‘Stronger Pressure’ on Pyongyang
Abe also pledged to exert even “stronger pressure” on Pyongyang, and “dramatically show countermeasures against the North Korean threat.”
“I will make sure the Japanese public is safe and safeguard our nation,” he said.
North Korea has threatened to sink Japan with its nuclear weapons, saying “Japan is no longer needed to exist near us.” America has not been spared the hermit kingdom’s rhetoric either, with Pyongyang vowing to “reduce the U.S. mainland into ashes and darkness.”
President Trump reportedly called Abe to congratulate him on his election win, emphasizing the importance of a “free and open Indo-Pacific region, and a strong U.S.-Japan alliance.”
Trump is scheduled to visit Japan for three days starting November 5, with Monday’s statement suggesting the two democratically elected leaders will focus on issues including the South China Sea as well as Pyongyang’s nuclear-weapons program.
Abe is also set to host a meeting between Trump and families of Japanese nationals abducted by North Korean agents in the 1970s and 1980s—an issue that has strained relations between Tokyo and Pyongyang.
As well as security matters, Trump may also push a bilateral-trade deal with Japan aimed at reducing the U.S. trade deficit. According to the United States Trade Representative, the U.S. goods and services trade deficit with Japan totaled nearly $55 billion in 2016, although the United States enjoyed a services trade surplus of around $14 billion.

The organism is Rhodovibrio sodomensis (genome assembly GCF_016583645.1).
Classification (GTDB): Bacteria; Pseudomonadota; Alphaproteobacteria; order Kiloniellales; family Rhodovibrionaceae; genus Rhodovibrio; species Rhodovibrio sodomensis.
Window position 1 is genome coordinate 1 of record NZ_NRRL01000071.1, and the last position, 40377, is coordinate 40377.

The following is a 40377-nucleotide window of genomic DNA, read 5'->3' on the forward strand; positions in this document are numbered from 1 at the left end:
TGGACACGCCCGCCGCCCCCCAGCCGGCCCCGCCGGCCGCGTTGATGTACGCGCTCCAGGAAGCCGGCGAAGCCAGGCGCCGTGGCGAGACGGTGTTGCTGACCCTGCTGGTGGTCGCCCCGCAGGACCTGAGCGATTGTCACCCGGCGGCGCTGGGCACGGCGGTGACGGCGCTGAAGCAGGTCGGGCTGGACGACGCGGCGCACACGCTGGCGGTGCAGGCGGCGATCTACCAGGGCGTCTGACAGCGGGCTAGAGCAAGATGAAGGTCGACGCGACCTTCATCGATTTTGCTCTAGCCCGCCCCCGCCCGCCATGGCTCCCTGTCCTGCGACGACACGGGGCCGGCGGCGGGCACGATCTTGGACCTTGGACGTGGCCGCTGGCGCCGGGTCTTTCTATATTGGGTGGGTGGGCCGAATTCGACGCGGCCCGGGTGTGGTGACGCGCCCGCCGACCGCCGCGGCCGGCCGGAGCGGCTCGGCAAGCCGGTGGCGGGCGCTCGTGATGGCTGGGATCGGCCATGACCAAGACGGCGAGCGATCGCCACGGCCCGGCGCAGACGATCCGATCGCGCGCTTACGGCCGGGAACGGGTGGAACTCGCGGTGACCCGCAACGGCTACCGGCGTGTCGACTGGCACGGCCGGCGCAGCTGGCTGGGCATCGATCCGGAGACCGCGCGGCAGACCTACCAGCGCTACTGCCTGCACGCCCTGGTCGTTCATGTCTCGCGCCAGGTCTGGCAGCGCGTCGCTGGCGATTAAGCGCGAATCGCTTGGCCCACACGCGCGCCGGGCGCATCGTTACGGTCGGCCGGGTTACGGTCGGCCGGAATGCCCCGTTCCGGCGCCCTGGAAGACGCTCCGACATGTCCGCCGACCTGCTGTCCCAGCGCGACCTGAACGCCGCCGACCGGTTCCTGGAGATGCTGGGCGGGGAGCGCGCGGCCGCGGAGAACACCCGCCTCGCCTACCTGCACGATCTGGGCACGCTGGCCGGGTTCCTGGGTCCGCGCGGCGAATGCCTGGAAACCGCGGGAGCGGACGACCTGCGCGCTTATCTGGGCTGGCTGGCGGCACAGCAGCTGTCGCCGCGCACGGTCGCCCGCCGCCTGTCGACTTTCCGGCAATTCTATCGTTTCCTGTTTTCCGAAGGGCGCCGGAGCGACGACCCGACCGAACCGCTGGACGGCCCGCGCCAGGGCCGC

In the second round of bilateral economic talks held earlier this month, U.S. negotiators reportedly “expressed strong interest in [a] U.S.-Japan [free trade agreement]” as well as voicing “interest in ways to cut the U.S. trade deficit” with Japan, Reuters reported.
However, Japan thus far has resisted a bilateral pact, preferring instead a multilateral deal such as under the Trans-Pacific Partnership agreement, which Trump withdrew from earlier withdrew this year.
Nevertheless, U.S. exports to Japan should benefit from a stronger Japanese economy. Abe’s victory should see a continuation of his “Abenomics” policies of fiscal and monetary stimulus and pro-growth structural reforms, with the Bank of Japan likely to maintain its ultra-easy quantitative easing program.
Abenomics will also get a reboot, aided by a planned two trillion yen ($17.6 billion) spending package on childcare and education, with other measures aimed at boosting productivity and revitalizing the region.
“The most important thing for the financial markets is Prime Minister Abe’s continuity, and continued quantitative easing by the Bank of Japan. Abe will choose the next BoJ governor in March 2018, and so continuous easing is still expected,” said Nikko Asset Management’s chief strategist, Naoki Kamiyama.
WisdomTree Japan’s Jesper Koll sees Abe’s desire for constitutional change as potentially benefiting economic reform, too.
“Parliament is not a zero-sum game. If at all, ‘Team Abe’ knows full well that constitutional reform can only happened if the Japanese people support it—a national referendum has to be called within six months of parliament approval,” Koll said in a research note.
“So it is imperative for ‘Team Abe’ to remain focused on the creation of pro-growth, pro-business policies. Without a broader feel-good factor amongst the people, any constitutional referendum is poised to be defeated.”
For the United States, a stronger relationship with its key Pacific ally is secured thanks to another Liberal Democratic Party election triumph. Trump and Abe will have plenty to talk about.
Anthony Fensom, a Brisbane, Australia-based freelance writer and consultant with more than a decade of experience in Asia-Pacific financial/media industries. You can find him on Twitter: @a_d_fensom.
Image: Japanese Prime Minister Shinzo Abe waves towards the delegates during the India-Japan Annual Summit, in Gandhinagar, India, September 14, 2017. REUTERS/Amit Dave